Many that come here end up buying only summer dresses. Shopping in Fiji is a significant tourist activity but you will find that there are lots of imported goods that can be designed and produced.

We can work together to really sell Fiji for its true value. For those of you who have faithfully followed these Sunday features and would like to get involved in a project to sell Fiji, e-mail me on: masibridal@yahoo.com
Adpted from Fijitimes.com November 11th, 2007

Thursday, November 8, 2007

MUSIC - A Viable Career Path

Since its establishment in 1992, the Fiji Performing Rights Association has been battling for the rights of musicians. It has been an up-hill battle in light of the rampant piracy here.

The emergence of programmed music is of concern to the association, which feels it is stifling the creativity of artists and discouraging live sound. Among efforts to promote live music are competitions like the Young Mussos Acclaim and the Fiji Secondary Schools Original Song Competition scheduled for this month.

This week FIPRA chairman Eremasi Tamanisau spoke to ERNEST HEATLEY about the problems composers face and how they hoped to address them.

TIMES: Tell us about the primary work of FIPRA?
Tamanisau: Our core role is to license all users of copyright music, local and international, and to distribute the fees collected as royalty. It has taken quite a lot of awareness work by FIPRA because all businesses were initially reluctant to pay fees but our legal basis is the Copyright Act of 1999.

Times: How many businesses are paying fees to FIPRA?
Tamanisau: There are a number of them, including the Fiji Broadcasting Commission Ltd, Communications Fiji Ltd, World Harvest Centre along with television stations like Fiji Television and PBS. There are other revenue sources like Webmasters who distribute our music on the internet and companies like ANZ, FNPF and Colonial Bank who pay for using music on hold.
Fees are paid for downloads or mobile ring-tones We've signed a reciprocal agreement with the Australian Performing Rights Association to administer all international and local repertoire performed in Fiji. For example, the FBC pays us a certain percentage of its gross advertising revenue as a blanket fee every year.

Times: How concerned is your association about increasing piracy in the country?
Tamanisau: Unfortunately the breaching of copyright is rampant piracy. People are so confident in doing this because the enforcement by police is virtually non-existent. You can be fined $5000 per infringing copy and up to $50,000. A person can face 18 months imprisonment. It is a constitutional requirement for the police to enforce all laws and if they are failing in this, then they are failing in their constitutional duty. The question that comes to mind is whether to take the Commissioner of Police to task on this. It is depriving musicians and composers of a livelihood for their families.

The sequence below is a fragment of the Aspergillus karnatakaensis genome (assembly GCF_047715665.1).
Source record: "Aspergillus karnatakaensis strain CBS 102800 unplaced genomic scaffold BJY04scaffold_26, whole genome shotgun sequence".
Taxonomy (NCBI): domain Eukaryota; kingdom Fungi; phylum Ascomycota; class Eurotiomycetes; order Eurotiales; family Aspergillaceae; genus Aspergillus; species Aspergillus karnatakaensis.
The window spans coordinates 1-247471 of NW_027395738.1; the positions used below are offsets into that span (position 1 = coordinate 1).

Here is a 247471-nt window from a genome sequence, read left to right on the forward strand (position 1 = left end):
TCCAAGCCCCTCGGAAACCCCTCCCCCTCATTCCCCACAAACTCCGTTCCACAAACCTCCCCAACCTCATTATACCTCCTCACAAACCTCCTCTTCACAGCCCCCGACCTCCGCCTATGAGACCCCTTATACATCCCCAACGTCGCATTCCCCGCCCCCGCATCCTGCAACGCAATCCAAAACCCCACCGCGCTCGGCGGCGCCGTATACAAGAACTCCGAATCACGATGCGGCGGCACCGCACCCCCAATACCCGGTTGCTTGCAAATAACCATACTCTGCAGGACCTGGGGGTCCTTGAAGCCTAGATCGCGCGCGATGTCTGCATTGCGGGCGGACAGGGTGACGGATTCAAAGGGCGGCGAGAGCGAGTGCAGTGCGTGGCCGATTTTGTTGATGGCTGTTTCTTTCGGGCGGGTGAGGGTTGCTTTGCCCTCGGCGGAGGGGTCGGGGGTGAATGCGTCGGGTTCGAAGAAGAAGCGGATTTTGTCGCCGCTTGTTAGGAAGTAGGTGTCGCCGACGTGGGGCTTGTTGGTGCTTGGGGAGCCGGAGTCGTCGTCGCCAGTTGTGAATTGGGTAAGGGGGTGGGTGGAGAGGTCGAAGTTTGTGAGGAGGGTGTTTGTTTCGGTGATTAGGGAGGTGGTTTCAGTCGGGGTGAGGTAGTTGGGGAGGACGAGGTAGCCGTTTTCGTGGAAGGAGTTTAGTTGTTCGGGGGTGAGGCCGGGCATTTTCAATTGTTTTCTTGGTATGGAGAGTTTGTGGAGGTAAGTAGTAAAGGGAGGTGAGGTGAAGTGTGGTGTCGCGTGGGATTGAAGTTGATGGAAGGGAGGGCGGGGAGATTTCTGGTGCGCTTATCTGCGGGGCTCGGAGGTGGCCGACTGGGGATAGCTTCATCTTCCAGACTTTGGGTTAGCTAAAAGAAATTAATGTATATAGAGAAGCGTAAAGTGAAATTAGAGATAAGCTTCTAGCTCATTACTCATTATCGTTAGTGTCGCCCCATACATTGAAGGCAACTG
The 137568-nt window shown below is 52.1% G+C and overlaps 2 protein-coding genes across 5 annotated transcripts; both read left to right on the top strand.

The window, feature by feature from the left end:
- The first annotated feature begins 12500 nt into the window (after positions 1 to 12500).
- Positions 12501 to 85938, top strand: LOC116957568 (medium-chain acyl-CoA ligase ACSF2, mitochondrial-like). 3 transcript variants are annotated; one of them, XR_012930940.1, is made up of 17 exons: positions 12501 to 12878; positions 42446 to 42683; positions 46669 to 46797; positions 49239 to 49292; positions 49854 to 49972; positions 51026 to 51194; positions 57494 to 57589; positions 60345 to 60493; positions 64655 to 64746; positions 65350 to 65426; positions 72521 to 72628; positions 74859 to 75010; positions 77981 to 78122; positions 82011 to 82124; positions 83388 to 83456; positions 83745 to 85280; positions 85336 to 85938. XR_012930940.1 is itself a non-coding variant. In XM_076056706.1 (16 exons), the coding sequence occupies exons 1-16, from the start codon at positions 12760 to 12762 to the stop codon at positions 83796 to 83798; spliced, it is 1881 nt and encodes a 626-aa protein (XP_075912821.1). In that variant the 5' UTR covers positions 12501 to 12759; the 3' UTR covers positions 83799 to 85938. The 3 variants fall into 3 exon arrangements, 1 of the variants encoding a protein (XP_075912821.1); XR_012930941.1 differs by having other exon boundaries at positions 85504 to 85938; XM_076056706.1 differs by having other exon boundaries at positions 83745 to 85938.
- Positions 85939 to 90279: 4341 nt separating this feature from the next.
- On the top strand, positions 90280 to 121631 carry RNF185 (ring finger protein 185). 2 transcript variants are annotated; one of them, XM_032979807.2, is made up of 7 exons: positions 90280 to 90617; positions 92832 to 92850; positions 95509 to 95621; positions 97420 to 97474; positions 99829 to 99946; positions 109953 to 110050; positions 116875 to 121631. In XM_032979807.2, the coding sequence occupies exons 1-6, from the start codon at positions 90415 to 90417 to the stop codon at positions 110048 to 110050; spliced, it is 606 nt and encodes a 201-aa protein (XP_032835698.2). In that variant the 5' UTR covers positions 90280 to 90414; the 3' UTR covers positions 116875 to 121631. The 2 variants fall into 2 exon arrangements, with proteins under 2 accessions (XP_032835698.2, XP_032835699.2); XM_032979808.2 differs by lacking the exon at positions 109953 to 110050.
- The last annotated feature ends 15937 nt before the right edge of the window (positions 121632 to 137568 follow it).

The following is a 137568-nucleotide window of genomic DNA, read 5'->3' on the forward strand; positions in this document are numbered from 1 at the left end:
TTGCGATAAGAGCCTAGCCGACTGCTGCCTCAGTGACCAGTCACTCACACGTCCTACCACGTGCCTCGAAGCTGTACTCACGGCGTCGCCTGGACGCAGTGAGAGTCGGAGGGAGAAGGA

Times: Why is FIPRA concerned about the effect of programmed music?
Tamanisau: There is one use for programmed music in that it reduces labour costs but when you go overboard and have everything done on a computer then that is worrying. A computer does not express emotions. It does not have any feelings. The one thing about it is that it is killing the restive talent of our young musicians. It's not really about going back to the good old days but more about marrying the two together. You can not ignore the progress in technology but at the same time, we do not want to take away the harmony in our music.

Times: Comparing the local music now to decades ago, how much of a difference has there been in terms of the availability of real live music?
Tamanisau: We used to have great live bands in the past at places like The Dragon and Lucky Eddies. There were acts like Ulysees, Sangfroid Ride, Mary Jane, Spinning Wheel. later on you had bands like Rootstrata and Exodus. These were great groups and live musicians. The great thing about live music is their feeling and emotion. There is a feeling of harmony in the music.

Times: Tell us more about the upcoming Fiji secondary Schools Original Song Competition through which you hope to encourage more live music?
Tamanisau: The inaugural event, won by Gospel High School, was held last year on December 1, but it had unfortunately coincided with the military takeover. This year the event is on November 16 at the Suva Civic Auditorium and so far we have had a lot of interest shown by schools from diverse locations like QVS, Sigatoka Methodist, Rishikul and Saint Joseph's Secondary. However, we will be choosing the best 10 schools to compete on that day and we are yet to go through the vetting process.

Times: What will be the criteria for selection?
Tamanisau: Each school will be allowed a maxim of two original songs.
It has to be an original song that has been composed by a student or a group of students and it has to be performed live by students. Only one group is allowed from each school. As a rule we are discouraging the use of cover tunes because this will work against our aim of encouraging originality among the participating students.

Times: What do you generally hope to achieve with this event?
Tamanisau: This is to encourage creativity and originality and to foster the development of live performances of singing and mastery of musical instruments. This even is to encourage students to know that music is a viable career path.
Adapted from Fijitimes.com November 8, 2007

Monday, October 29, 2007

Pacific Islands in Australia, by Dr. Katerina Teaiwa